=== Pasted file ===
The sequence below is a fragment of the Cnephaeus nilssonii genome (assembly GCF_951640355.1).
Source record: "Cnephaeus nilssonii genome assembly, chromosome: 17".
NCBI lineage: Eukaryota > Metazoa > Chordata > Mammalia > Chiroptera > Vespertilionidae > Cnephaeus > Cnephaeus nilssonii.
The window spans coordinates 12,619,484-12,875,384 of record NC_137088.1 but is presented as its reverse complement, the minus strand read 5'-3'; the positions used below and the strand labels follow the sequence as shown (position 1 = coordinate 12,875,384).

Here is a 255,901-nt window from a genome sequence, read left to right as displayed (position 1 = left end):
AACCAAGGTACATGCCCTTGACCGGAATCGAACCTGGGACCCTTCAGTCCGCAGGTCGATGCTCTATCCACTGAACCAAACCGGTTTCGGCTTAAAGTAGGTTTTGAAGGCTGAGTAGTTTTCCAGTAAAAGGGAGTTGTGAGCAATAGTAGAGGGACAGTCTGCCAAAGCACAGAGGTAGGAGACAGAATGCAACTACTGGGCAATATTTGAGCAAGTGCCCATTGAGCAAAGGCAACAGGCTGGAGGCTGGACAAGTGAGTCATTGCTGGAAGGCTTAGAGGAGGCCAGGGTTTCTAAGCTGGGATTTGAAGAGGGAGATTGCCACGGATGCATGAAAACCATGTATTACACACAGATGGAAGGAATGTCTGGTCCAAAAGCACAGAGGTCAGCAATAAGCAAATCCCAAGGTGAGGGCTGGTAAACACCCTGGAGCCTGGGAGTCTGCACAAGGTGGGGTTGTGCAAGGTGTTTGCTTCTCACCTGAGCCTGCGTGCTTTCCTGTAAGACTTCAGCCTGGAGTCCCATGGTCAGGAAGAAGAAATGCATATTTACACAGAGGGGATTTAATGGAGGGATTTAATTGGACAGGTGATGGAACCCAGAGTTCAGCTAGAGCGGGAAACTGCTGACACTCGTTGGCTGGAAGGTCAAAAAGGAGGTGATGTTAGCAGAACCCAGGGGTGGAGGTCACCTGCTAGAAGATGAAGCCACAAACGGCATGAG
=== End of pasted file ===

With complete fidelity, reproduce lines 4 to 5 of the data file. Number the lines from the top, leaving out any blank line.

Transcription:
The window spans coordinates 12,619,484-12,875,384 of record NC_137088.1 but is presented as its reverse complement, the minus strand read 5'-3'; the positions used below and the strand labels follow the sequence as shown (position 1 = coordinate 12,875,384).

Here is a 255,901-nt window from a genome sequence, read left to right as displayed (position 1 = left end):